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Photo Credit: Charles LeClaire-USA TODAY Sports

Strengths and Weaknesses: The Oilers Forwards

I called this past summer the most important offseason in franchise history for the Edmonton Oilers and honestly,  it’s hard to tell if it was successful or not. GM Ken Holland made a few moves that I really, really liked but there are also a few areas where it’s not clear if this team is better than last season.

Today, I’m starting with the positive moves. I think this Oilers forward group has the potential to be the best in the NHL and that in part because of the moves that Holland made this summer. They lost the likes of Dominik Kahun, James Neal and Alex Chiasson and replaced them with Zach Hyman, Warren Foegele, and Derek Ryan. Those are three clear-cut upgrades and pretty substantial ones at that.

The Oilers forward group is incredibly versatile and no matter how you slice it up, it’s pretty easy to see how they could have three very good scoring lines.

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Their forward group will only get even more dangerous if a player like Ryan McLeod can take a step forward in his rookie season. The big, speedy centreman looked like he belonged during his first 14 games in the NHL but he never found a way to produce offense. The tools are all there if he puts them together, it will give the Oilers a really good third-line centre.

On top of that, they could use bounce-back performances from Ryan Nugent-Hopkins, Zack Kassian, and the newly signed Kailer Yamamoto

For Kassian, he needs to first prove that he can still be a fiery bottom-six winger with the potential to produce some offence. If he does that, then I’d have no problem with him getting another chance on a skill line, but he needs to prove himself in the bottom six to deserve that opportunity. If he doesn’t find the level we saw from him at the beginning of the 2019-20 season, then this season might be his last in Edmonton.

Yamamoto is fresh off signing a one-year deal and if he wants to get a significant raise next offseason, he has to start finishing off the high-quality chances that he gets. The guy works his ass off almost every time he’s on the ice and that results in him creating a lot of turnovers and despite his small stature, his relentless forechecking actually creates space for the skilled players on his line. 

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Still, he needs to have a better scoring touch. He popped home 11 goals in 27 games while shooting 25% back in 2019-20. Obviously, there was going to be a bit of regression and I certainly wasn’t expecting him to score at a 33 goal pace again. But, he ended up with just eight goals in 52 games last year and that’s nowhere near where he needs to be if he wants to keep his spot alongside Leon Draisaitl in the top-six.

It wasn’t for a lack of scoring chances either. Anyone who watched the Oilers last season knows just how snake-bitten Yamamoto was when it came to high-quality chances. He missed a lot of breakaways and chances in the slot. If he improves that this season, then I think he could get close to the 25-goal mark, which would be huge.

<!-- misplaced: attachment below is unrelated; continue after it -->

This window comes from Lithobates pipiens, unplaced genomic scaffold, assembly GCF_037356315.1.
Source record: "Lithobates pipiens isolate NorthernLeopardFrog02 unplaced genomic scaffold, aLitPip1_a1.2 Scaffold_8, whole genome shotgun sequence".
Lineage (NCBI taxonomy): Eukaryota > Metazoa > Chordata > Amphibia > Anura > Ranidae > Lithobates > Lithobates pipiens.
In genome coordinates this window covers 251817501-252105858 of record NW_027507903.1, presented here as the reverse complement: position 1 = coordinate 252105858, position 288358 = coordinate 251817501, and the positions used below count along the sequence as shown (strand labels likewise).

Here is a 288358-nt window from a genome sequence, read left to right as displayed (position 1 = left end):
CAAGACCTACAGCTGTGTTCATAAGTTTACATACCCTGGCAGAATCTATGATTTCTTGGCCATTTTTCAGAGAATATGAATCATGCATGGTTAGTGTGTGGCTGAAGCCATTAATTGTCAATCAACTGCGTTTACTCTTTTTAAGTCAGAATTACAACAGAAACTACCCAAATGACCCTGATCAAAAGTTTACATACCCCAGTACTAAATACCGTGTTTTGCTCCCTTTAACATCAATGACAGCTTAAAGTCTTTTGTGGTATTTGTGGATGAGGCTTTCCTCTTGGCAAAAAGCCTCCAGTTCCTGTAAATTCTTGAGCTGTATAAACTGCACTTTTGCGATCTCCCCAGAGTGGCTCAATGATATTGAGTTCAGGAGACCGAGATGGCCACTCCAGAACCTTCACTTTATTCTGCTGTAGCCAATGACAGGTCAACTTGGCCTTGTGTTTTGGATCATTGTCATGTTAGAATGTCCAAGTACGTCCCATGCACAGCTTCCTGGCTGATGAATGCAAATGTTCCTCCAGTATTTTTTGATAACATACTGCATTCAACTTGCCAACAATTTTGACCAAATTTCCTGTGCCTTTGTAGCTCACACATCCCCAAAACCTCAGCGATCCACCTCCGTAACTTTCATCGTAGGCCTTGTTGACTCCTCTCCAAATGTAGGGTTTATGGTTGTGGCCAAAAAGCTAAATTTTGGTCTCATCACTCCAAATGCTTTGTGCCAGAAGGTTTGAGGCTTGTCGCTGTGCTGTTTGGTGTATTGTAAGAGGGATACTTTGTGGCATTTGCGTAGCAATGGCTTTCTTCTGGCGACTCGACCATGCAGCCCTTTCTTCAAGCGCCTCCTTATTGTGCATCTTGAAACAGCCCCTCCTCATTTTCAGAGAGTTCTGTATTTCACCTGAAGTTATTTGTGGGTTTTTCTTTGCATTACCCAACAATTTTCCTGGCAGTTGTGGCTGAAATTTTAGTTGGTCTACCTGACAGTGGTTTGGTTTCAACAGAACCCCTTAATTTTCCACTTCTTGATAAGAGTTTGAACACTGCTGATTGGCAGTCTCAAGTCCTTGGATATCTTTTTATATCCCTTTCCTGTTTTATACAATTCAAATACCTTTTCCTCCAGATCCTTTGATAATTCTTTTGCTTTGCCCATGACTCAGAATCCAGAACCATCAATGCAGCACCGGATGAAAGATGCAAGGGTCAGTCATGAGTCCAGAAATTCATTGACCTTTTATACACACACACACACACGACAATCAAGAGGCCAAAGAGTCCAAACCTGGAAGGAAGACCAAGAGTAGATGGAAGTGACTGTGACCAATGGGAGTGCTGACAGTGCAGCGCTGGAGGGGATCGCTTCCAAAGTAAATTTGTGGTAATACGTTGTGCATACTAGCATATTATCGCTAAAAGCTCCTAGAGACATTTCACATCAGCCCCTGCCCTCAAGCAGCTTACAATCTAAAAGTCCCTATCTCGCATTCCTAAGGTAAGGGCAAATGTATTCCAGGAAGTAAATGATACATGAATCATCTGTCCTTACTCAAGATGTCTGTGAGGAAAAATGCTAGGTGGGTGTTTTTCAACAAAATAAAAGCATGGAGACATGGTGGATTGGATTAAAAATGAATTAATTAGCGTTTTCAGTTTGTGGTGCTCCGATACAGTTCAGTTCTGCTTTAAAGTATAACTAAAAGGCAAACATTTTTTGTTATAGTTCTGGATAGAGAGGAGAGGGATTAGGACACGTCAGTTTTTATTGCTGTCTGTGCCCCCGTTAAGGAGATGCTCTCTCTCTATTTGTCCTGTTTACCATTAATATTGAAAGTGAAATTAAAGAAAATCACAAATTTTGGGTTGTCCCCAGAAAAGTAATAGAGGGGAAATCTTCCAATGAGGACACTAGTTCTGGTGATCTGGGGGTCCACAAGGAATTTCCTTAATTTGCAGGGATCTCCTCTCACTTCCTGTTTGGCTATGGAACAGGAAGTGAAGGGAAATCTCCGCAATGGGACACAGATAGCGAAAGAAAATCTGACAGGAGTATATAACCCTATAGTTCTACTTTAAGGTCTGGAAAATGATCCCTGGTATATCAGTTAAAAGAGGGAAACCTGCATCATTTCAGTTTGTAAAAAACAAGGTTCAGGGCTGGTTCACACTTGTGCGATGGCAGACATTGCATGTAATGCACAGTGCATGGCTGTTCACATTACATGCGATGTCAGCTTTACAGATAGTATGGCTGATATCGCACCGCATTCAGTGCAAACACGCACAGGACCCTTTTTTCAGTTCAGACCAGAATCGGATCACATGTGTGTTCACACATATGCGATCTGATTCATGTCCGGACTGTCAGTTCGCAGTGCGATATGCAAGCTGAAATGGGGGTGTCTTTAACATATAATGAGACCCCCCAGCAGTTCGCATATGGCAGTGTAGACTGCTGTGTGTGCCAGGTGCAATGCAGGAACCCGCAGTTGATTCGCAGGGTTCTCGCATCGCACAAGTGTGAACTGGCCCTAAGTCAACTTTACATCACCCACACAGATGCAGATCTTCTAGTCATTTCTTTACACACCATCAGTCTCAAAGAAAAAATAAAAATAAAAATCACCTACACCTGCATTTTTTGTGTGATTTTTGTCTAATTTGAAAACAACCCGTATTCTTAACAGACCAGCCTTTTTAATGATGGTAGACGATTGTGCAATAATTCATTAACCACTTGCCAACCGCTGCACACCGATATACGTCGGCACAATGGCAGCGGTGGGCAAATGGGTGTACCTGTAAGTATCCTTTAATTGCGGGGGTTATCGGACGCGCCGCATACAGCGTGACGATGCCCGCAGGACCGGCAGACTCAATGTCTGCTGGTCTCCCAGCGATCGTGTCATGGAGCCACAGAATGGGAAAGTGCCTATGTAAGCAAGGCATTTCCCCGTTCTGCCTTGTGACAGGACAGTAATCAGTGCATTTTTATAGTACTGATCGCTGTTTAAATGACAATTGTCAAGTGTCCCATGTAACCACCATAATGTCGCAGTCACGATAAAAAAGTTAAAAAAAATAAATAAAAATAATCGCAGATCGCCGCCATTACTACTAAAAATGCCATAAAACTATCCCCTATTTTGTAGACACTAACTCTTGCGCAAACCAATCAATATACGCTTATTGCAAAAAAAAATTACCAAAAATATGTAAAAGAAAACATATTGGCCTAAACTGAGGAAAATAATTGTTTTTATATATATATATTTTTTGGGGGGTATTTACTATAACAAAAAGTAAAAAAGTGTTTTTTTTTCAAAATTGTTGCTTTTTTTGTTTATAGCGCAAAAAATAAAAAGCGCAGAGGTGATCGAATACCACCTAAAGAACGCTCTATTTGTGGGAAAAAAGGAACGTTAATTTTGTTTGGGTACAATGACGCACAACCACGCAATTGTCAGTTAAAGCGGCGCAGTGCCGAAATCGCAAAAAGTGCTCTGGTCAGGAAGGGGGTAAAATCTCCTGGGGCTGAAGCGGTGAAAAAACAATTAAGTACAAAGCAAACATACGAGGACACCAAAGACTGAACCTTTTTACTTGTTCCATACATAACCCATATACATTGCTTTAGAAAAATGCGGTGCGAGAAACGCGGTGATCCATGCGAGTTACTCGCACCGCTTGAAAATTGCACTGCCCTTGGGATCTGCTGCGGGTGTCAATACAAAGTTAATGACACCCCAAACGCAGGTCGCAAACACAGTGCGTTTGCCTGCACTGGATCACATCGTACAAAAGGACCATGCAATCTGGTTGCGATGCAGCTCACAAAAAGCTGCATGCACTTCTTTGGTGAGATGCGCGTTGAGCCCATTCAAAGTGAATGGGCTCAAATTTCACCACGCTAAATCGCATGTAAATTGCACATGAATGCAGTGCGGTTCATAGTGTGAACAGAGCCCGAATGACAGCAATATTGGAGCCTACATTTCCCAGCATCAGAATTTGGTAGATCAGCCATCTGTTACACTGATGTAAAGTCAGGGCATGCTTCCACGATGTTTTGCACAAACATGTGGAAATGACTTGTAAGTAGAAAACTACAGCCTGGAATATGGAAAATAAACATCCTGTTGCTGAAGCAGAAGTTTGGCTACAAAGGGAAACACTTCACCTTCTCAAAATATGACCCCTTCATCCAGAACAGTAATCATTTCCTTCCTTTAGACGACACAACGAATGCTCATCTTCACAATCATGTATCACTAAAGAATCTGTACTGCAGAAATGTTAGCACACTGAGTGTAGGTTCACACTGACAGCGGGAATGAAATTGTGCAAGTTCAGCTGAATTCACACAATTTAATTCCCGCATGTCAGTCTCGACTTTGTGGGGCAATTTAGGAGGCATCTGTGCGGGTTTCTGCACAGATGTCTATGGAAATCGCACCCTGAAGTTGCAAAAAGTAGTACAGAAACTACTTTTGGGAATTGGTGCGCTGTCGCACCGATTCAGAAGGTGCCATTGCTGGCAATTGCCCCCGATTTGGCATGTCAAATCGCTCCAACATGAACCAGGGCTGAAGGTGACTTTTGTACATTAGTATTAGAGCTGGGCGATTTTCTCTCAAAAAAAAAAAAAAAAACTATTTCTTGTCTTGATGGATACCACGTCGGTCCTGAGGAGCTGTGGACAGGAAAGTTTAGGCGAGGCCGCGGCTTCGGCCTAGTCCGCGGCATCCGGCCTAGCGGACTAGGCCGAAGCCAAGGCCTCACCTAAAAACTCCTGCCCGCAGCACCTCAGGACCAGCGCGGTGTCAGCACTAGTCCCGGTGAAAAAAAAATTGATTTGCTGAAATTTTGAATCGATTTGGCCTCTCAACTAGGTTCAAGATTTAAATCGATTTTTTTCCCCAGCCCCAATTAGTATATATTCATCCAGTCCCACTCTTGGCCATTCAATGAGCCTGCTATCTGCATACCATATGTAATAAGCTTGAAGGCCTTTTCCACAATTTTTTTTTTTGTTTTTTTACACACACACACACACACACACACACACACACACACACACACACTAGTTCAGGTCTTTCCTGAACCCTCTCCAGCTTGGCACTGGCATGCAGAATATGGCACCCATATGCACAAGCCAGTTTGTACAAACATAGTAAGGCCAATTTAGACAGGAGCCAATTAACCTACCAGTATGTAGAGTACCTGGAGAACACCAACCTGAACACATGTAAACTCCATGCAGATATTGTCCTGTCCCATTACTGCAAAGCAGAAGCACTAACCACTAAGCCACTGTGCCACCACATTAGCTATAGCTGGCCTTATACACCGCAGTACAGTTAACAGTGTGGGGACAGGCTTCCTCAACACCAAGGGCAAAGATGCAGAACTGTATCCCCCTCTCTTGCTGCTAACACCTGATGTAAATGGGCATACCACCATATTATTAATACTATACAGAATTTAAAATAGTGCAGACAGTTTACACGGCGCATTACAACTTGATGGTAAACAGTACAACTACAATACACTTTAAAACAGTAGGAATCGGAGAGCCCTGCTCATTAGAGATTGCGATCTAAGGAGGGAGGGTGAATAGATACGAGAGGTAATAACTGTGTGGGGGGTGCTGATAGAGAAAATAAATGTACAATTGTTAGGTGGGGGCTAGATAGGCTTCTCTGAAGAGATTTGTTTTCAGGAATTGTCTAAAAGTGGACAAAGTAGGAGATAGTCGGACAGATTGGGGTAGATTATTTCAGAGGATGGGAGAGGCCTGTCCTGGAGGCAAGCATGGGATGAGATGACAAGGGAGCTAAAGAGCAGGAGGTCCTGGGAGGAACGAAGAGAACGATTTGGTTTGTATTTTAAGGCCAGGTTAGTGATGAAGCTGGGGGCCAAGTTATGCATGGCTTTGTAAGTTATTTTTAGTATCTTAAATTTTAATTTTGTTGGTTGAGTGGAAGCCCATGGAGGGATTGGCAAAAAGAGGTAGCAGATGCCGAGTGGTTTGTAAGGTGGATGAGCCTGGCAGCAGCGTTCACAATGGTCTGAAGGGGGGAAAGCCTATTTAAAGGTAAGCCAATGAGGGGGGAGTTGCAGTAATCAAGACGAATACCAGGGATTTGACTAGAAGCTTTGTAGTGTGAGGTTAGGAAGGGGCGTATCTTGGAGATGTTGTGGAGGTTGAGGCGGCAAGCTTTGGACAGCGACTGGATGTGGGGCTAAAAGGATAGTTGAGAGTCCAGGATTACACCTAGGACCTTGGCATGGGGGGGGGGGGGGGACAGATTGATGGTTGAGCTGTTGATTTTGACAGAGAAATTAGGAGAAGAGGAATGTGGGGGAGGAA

The nice part about this Oilers forward group though is that they have a lot of players who can play multiple positions. Ryan Nugent-Hopkins can be a left-winger or a centreman, Derek Ryan can play down the middle or on the right side, as can Devin Shore. They also have Warren Foegele and Zach Hyman who have some experience playing both wings. There’s also always the option to move Leon Draisaitl up to Connor McDavid’s wing. 

The point I’m trying to make here is that there really isn’t a lot of pressure on any one Oilers forward to step up and have a huge bounceback season because if one or two players really start to struggle, Dave Tippet will have more than enough depth and lineup versatility to still put together a really strong top-six. 

I really have zero concerns when it comes to this Oilers forward group. Some might say that their lack of a proven third-line centre is a little worrisome but last season the Oilers played an averaged of 50:30 of even-strength hockey every game. Connor McDavid averaged 17:46 of even-strength TOI per game while Draisaitl was at 17:15. So just over 35 minutes of the even-strength hockey in every game should be covered by the Oiler’s top-six. That means they really only need like 6-10 minutes from each one of their bottom two lines. 

I’m confident in the group they have right now being able to give them those kinds of minutes. Some combination of Ryan, Shore, or McLeod will be just fine for what the Oilers need from them.

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I understand that it would be nice for the Oilers to get more production from their bottom six than they’ve had in the last couple of seasons, and I think they will. The boost they get from their bottom six will come from the additions they’ve made on the wings, not necessarily from them being significantly stronger down the middle. The caveat I’ll add to that is that they could opt to play Ryan Nugent-Hopkins as a centreman, which would really change the way that they deploy their wingers.

This forward group is looking dangerous, there’s no denying that. They don’t really need anyone to have a bounceback or breakout season. They basically just need the majority of this group to produce at their career average and they’ll be fine.

You can’t say the same when it comes to their blueline and their situation between the pipes though. I’ll have more on that in the next few days.